Woody Allen gets dark and ugly again with Irrational Man—something that seems to suit him better than his comedy efforts these days.
Yes, Blue Jasmine was a comedy, but it was quite nasty. It was also Allen’s best film in years, and perhaps touched off a bit of a creative renaissance for the stupid jerkface. (I still think what he did to Mia Farrow’s family was despicable, and I’m not backing down on that one.)
In Irrational Man, Joaquin Phoenix is a genuine creepfest as Abe, a philosophy professor who strikes up a friendship with Jill (Emma Stone), one of his students. Abe is in a rut; he’s drinking a lot, blathering morose philosophies, and even playing Russian roulette at a college party. He’s desperately in need of a pick-me-up.
Well, Abe finds that pick-me-up—and it certainly is not a standard one. I won’t give it away, but it’s pretty brutal, and it touches off numerous moral dilemmas.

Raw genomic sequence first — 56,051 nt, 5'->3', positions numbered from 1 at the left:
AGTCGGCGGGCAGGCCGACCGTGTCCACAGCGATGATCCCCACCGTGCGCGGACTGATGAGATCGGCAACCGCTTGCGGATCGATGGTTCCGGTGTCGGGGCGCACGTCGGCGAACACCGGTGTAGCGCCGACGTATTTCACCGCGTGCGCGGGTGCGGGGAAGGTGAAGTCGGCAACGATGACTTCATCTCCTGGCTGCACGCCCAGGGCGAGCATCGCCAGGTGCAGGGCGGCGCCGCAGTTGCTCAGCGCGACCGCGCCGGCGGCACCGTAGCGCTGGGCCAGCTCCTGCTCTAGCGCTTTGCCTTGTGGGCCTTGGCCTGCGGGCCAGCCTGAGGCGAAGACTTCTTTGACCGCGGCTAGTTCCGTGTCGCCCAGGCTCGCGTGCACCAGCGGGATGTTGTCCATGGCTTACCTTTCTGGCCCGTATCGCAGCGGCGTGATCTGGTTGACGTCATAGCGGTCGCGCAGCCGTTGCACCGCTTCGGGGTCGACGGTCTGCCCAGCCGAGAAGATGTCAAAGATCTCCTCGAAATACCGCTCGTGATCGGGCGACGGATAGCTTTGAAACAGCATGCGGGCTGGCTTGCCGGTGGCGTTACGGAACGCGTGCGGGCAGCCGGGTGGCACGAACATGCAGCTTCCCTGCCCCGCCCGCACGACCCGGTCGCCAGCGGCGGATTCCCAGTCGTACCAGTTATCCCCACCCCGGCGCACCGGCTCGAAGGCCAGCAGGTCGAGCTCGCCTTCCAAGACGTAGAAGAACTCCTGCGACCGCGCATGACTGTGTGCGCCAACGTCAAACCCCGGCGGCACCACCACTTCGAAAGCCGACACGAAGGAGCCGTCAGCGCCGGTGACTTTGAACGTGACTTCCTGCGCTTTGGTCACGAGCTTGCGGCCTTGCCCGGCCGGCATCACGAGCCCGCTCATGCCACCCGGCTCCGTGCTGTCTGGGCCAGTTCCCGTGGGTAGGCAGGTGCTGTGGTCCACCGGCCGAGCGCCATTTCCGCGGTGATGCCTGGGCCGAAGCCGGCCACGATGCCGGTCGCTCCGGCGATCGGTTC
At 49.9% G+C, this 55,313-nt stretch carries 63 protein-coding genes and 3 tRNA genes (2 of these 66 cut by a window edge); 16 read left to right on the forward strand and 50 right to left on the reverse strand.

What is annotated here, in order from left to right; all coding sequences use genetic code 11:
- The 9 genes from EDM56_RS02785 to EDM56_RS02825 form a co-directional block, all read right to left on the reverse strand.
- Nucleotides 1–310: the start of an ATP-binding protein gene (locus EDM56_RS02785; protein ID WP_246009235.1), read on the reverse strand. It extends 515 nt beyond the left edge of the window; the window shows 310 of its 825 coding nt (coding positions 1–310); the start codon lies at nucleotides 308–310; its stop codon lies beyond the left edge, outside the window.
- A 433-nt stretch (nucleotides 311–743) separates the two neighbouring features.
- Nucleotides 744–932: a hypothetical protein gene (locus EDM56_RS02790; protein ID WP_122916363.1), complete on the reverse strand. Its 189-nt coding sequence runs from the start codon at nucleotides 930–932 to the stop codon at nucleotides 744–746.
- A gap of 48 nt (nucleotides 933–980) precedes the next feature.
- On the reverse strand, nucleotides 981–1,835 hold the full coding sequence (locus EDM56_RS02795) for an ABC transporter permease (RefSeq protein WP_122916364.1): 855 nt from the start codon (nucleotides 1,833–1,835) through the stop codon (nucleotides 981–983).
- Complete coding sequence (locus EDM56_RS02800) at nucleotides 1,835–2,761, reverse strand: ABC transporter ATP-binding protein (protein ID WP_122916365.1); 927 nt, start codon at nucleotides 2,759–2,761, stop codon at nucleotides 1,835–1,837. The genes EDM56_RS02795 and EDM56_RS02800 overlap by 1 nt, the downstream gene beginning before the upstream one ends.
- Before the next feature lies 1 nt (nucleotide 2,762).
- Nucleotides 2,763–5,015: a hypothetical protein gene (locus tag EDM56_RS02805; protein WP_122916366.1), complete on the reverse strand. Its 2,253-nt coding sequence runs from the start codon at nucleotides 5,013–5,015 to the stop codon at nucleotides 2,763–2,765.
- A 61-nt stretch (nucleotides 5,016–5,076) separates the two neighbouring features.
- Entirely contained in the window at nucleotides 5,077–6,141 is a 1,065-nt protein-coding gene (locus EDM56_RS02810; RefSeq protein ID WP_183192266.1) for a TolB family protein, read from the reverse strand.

While this isn’t one of Allen’s more ingenious or original efforts, it is a good film that pulls great performances out of Phoenix and Stone. Phoenix has quietly been turning in one great performance after another, and this is no exception. He makes Abe a multilayered, tragic and enthralling character. Stone is his match as a young woman interested in her professor—an interest that could lead to very bad things.
The film has a jaunty soundtrack that goes nicely with the nasty undertakings.
Allen makes good movies when he gets sinister—and this shows him at his most sinister.
Special Features: There’s nothing much in the way of features: All you get is a couple of red-carpet interviews and a photo gallery.